AUGUSTA— Lawmakers traded barbs Friday on a 2011 health insurance reform law that Republicans praise for leading to lower premiums in the individual and small-group markets, but Democrats deride for allowing insurers to raise rates without scrutiny.
Democrats made the health insurance reform law a central theme during the 2012 campaign season that ended with them recapturing legislative majorities in both the House and Senate. Now that lawmakers are back at the State House, Democrats already have introduced two bills that target key elements of the law.
Meanwhile, Republicans this week celebrated a new analysis from the state Bureau of Insurance that shows a growing percentage of customers renewing their small-group policies have seen premiums drop since the health insurance reform law passed.
“Some of my Democratic colleagues have said they want to change the law, but in light of the numbers we’re beginning to see as the reform takes effect, we need to be careful about altering this new reform before its potential benefits have been realized,” Rep. Joyce Fitzpatrick of Houlton, the ranking Republican on the Legislature’s Insurance and Financial Services Committee, said in a statement.
The insurance overhaul bill — called Public Law, or PL, 90 — was an attempt to spur more competition in Maine’s health insurance market by making it easier for insurers to offer new plans for small groups and individuals, and by allowing small businesses to band together and negotiate more favorable rates.
The bill also created a high-risk pool — or reinsurance program — to protect insurance companies from the high costs of covering patients who require the most medical care. The law funds the program in part through a $4 assessment on the monthly premium of anyone with private insurance.
In addition, the law allows insurers to charge different rates based on patients’ age, geography and health status. Proponents say that part of the bill is an attempt to woo more young, healthy patients into the marketplace by allowing insurers to charge them less.
Eventually, the law will allow insurers to market plans certified in other states to Maine consumers.
Democrats have said the law does away with important consumer protections and has disproportionately caused premium increases among small businesses in rural areas.
One provision targeted by the two Democratic bills allows insurance companies to raise rates in the small-group market — which includes small employers with 50 or fewer employees — by 10 percent or less without approval from the state’s Bureau of Insurance. Before the law passed, the Bureau of Insurance had to sign off on all rate increases for small group and individual policies.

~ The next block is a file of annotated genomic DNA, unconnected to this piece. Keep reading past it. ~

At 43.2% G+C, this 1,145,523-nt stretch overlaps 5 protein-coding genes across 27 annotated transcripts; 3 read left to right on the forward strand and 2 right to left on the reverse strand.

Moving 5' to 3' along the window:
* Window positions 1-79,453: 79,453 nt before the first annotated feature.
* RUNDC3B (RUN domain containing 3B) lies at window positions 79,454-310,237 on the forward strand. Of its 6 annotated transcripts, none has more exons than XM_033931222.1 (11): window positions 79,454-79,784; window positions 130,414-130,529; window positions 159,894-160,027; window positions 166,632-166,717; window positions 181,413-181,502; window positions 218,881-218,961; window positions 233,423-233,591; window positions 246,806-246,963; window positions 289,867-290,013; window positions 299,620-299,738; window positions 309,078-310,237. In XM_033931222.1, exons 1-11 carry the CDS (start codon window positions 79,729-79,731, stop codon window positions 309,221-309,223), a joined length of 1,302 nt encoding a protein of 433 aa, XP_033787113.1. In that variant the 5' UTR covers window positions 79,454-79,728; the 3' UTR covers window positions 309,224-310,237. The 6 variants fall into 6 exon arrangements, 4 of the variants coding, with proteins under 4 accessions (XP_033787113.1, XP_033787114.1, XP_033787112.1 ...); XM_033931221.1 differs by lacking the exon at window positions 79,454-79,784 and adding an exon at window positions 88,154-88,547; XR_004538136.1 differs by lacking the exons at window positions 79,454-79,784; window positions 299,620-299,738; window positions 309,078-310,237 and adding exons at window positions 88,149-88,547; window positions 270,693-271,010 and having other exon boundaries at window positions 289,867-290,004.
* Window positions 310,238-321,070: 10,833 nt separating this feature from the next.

Rep. Adam Goode of Bangor and Sen. John Patrick of Rumford, both Democrats, have proposed separate bills that restore that rate-review provision. Goode’s bill also requires that the administrative body that oversees the high-risk pool conduct its proceedings in public.
“We shouldn’t give insurance companies the freedom to raise premiums without publicly justifying why those increases are necessary,” Goode said in a prepared statement. “This bill will ensure that the superintendent uses available tools to bring transparency and accountability to the process and stop any unnecessary rate hikes.”
Insurance Superintendent Eric Cioppa on Thursday presented the new analysis on premium changes in the small-group insurance market to the Legislature’s Insurance and Financial Services Committee.
Some 17.5 percent of small groups renewing their policies in the last quarter of 2012 saw their premiums decrease, the data showed, compared to 2.9 percent that saw lower premiums two years earlier, before the insurance reform took effect. The number of small groups renewing their policies dropped by 13.4 percent during the two-year period.
The data also showed a 40 percent increase between 2011 and 2012 in the number of individual policies sold by insurers.
A similar analysis prepared by the Bureau of Insurance in September 2012 showed that the small groups seeing their premiums increase more than 40 percent were more likely to be in northern and eastern Maine than in southern Maine regions.
But the analysis presented Thursday showed those geographic differences starting to subside.